planetMitch note: I would like to think planetMatt (Matt Battershell) for this excellent roundup of the current status of the Blackmagic Cinema Camera! We're all looking forward to more from planetMatt who will be focussing on this amazing camera for planet5D.
The internet masses have now heard and seen the latest footage from the Blackmagic Cinema Camera (BMCC) – the little camera that is making big news. I have recapped the latest information into a consorted resource for you to enjoy while gathering pertinent details from John Brawley himself (some of which I have learned first hand by simply talking with him).
John is an award winning cinematographer who happens to be friends with the great guys from Blackmagic. He has used the prototype camera exclusively in personal tests as well as on real life productions. While shooting Puberty Blues, Brawley used a few C300's, the BMCC and Arri Alexa. I respect John's technical expertise from his own camera shootout tests pitting 16mm, 35mm, RED MX, Arri Alexa, Sony F3 and the Canon 1D MK IV together in a natural light test, seen here.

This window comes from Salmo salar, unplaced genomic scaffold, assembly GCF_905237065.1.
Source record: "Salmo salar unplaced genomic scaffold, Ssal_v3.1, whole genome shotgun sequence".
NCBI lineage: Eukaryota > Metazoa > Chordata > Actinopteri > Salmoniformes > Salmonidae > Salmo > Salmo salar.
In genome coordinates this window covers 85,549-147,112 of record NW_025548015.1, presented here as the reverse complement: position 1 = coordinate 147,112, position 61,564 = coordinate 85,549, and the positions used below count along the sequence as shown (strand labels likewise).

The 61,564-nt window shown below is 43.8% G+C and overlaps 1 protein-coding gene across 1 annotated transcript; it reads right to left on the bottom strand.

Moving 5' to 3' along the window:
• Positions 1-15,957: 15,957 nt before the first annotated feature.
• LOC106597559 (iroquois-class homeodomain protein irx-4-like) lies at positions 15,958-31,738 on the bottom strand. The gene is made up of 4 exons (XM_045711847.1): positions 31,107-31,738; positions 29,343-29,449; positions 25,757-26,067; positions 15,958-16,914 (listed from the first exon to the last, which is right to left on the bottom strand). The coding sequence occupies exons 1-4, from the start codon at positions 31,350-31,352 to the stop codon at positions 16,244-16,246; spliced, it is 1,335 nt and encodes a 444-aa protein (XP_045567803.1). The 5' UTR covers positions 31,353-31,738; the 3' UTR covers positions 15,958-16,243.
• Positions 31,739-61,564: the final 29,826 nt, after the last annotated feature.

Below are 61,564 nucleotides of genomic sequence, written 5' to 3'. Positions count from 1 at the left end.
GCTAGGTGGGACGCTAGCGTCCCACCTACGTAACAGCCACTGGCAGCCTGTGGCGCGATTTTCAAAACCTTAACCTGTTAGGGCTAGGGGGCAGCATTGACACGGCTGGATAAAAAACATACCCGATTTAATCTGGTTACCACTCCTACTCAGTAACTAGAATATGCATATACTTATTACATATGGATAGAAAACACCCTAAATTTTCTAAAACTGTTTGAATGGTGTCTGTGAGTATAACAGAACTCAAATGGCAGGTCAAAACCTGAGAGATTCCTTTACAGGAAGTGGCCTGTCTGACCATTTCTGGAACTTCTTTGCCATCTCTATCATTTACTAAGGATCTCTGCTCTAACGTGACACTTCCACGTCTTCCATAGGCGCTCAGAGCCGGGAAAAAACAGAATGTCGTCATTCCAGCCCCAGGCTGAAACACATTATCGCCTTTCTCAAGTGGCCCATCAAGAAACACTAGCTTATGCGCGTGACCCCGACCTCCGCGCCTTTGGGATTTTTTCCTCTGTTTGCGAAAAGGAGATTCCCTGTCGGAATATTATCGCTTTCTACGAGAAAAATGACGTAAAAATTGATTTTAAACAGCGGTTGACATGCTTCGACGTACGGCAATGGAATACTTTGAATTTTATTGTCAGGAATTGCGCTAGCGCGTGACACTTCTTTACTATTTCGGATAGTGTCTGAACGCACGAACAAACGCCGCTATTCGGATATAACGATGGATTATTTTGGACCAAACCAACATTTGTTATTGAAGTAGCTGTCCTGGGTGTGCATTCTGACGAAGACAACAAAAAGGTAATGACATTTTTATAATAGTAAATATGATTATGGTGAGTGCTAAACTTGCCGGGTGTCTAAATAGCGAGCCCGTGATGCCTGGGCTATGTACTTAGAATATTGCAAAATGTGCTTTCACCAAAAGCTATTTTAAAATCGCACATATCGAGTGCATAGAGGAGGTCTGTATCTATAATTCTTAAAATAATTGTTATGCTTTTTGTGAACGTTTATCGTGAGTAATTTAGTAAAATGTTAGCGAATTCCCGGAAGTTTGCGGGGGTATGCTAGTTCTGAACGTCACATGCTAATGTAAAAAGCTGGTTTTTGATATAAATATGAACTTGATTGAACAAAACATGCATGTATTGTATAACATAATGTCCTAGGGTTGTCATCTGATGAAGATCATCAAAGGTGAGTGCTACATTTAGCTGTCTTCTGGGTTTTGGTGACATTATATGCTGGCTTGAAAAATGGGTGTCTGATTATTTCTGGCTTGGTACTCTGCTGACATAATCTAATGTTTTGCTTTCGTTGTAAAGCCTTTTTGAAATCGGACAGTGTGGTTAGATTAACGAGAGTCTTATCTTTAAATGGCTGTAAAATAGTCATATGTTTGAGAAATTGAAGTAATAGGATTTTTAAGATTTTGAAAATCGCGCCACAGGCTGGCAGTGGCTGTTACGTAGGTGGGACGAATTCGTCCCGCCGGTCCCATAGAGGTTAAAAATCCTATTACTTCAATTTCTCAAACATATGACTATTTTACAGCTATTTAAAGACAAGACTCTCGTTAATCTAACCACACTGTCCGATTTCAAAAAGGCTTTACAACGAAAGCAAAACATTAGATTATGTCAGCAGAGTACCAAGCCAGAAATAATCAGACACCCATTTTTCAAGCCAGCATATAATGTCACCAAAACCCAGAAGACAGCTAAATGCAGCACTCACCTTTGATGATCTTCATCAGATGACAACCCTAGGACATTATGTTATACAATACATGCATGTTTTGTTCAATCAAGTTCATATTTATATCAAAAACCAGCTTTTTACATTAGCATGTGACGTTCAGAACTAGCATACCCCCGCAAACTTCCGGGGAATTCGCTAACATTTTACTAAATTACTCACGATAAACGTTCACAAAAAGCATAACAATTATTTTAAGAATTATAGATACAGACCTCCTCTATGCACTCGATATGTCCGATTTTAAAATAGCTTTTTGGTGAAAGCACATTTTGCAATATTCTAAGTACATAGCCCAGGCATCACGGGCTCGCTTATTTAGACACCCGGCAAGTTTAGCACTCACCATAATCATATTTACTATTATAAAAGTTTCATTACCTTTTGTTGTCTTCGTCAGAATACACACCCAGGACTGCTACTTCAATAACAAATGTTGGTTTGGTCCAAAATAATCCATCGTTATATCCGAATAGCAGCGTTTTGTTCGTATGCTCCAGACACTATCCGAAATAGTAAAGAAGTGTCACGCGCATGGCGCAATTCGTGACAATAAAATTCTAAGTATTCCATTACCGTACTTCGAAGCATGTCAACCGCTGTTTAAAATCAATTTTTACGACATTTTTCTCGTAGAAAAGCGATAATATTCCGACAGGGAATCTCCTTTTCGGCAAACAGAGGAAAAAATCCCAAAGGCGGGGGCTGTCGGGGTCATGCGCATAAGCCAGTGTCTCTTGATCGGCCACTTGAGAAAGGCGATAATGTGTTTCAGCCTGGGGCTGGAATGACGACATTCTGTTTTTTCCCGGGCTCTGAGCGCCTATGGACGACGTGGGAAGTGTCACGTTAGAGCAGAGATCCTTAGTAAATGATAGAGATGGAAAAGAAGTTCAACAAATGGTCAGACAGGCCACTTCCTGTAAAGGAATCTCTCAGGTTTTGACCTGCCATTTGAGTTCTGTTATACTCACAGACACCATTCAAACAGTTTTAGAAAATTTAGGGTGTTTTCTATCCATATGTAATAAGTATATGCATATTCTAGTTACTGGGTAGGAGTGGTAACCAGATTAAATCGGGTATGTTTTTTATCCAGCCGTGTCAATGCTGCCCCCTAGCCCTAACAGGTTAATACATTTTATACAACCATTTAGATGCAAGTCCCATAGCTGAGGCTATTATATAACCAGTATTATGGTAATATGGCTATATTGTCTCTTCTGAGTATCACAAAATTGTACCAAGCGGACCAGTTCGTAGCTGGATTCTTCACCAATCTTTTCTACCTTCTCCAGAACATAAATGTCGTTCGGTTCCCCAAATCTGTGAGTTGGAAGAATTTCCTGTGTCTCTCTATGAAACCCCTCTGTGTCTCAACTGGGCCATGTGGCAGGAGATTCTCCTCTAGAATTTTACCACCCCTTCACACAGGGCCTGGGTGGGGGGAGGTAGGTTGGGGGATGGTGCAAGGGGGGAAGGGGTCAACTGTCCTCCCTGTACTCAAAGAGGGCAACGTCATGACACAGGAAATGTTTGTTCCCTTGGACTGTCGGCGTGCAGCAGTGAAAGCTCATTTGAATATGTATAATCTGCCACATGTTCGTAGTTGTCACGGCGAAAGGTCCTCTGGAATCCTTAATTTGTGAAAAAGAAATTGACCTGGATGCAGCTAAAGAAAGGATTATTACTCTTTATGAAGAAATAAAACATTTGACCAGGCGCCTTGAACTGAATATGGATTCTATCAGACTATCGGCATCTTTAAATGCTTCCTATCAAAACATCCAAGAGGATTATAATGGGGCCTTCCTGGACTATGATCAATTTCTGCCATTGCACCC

So when John Brawley refers to this Blackmagic Cinema Camera as a “baby Alexa” – I believe we should listen.
While not claiming to be a professional colorist, Brawley shows what can be done with the ProRes 422 file shot with a “film curve” in the BMCC's preferences (again, this is not even a RAW file). Skin tone is being rendered superbly and the detail in the hair is excellent. Bokeh is nice as well from the CP 85mm lens at T2.8. ISO is kept native at 800, noise is extremely low.
While changing ISO from a sensor's native setting can reduce or introduce more noise, it also shifts dynamic range either toward shadow retention or highlight retention while sometimes reducing dynamic range. This is why you should try to keep ISO the same within scenes. (A good article regarding how the Arri Alexa handles ISO/DR is here). Keeping the BMCC at its native 800 ISO, John Brawley exposed for highlight retention.